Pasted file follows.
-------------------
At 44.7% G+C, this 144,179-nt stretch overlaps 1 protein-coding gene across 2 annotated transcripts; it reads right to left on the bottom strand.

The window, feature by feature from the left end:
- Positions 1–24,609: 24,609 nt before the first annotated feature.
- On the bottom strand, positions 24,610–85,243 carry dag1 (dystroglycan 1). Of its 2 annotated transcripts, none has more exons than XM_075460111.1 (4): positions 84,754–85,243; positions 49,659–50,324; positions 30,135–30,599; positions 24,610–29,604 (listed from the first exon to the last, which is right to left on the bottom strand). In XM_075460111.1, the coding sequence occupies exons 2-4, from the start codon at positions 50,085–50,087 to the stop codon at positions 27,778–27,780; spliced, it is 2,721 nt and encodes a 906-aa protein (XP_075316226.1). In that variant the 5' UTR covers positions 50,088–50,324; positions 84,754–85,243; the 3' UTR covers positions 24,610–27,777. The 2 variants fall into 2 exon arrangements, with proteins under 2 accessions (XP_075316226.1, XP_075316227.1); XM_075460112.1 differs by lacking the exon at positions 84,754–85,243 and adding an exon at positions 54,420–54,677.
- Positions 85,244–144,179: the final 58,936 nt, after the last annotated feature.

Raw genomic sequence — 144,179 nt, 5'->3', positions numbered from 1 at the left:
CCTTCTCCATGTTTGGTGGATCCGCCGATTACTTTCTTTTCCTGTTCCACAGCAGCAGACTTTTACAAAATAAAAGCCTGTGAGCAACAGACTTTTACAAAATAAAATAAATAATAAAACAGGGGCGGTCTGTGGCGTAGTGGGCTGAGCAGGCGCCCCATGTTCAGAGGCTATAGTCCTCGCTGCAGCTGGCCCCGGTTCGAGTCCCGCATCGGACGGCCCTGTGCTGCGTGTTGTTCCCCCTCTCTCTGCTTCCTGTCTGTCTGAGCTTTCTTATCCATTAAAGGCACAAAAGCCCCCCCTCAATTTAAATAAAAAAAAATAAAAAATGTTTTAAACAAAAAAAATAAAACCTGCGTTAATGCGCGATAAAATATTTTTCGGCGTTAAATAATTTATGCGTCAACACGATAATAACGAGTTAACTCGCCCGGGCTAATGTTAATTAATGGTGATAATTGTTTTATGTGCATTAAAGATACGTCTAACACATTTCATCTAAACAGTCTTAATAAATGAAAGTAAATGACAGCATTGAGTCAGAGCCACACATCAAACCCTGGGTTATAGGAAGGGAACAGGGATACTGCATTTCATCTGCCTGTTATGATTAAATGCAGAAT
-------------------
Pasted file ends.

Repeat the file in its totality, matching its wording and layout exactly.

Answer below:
At 44.7% G+C, this 144,179-nt stretch overlaps 1 protein-coding gene across 2 annotated transcripts; it reads right to left on the bottom strand.

The window, feature by feature from the left end:
- Positions 1–24,609: 24,609 nt before the first annotated feature.
- On the bottom strand, positions 24,610–85,243 carry dag1 (dystroglycan 1). Of its 2 annotated transcripts, none has more exons than XM_075460111.1 (4): positions 84,754–85,243; positions 49,659–50,324; positions 30,135–30,599; positions 24,610–29,604 (listed from the first exon to the last, which is right to left on the bottom strand). In XM_075460111.1, the coding sequence occupies exons 2-4, from the start codon at positions 50,085–50,087 to the stop codon at positions 27,778–27,780; spliced, it is 2,721 nt and encodes a 906-aa protein (XP_075316226.1). In that variant the 5' UTR covers positions 50,088–50,324; positions 84,754–85,243; the 3' UTR covers positions 24,610–27,777. The 2 variants fall into 2 exon arrangements, with proteins under 2 accessions (XP_075316226.1, XP_075316227.1); XM_075460112.1 differs by lacking the exon at positions 84,754–85,243 and adding an exon at positions 54,420–54,677.
- Positions 85,244–144,179: the final 58,936 nt, after the last annotated feature.

Raw genomic sequence — 144,179 nt, 5'->3', positions numbered from 1 at the left:
CCTTCTCCATGTTTGGTGGATCCGCCGATTACTTTCTTTTCCTGTTCCACAGCAGCAGACTTTTACAAAATAAAAGCCTGTGAGCAACAGACTTTTACAAAATAAAATAAATAATAAAACAGGGGCGGTCTGTGGCGTAGTGGGCTGAGCAGGCGCCCCATGTTCAGAGGCTATAGTCCTCGCTGCAGCTGGCCCCGGTTCGAGTCCCGCATCGGACGGCCCTGTGCTGCGTGTTGTTCCCCCTCTCTCTGCTTCCTGTCTGTCTGAGCTTTCTTATCCATTAAAGGCACAAAAGCCCCCCCTCAATTTAAATAAAAAAAAATAAAAAATGTTTTAAACAAAAAAAATAAAACCTGCGTTAATGCGCGATAAAATATTTTTCGGCGTTAAATAATTTATGCGTCAACACGATAATAACGAGTTAACTCGCCCGGGCTAATGTTAATTAATGGTGATAATTGTTTTATGTGCATTAAAGATACGTCTAACACATTTCATCTAAACAGTCTTAATAAATGAAAGTAAATGACAGCATTGAGTCAGAGCCACACATCAAACCCTGGGTTATAGGAAGGGAACAGGGATACTGCATTTCATCTGCCTGTTATGATTAAATGCAGAAT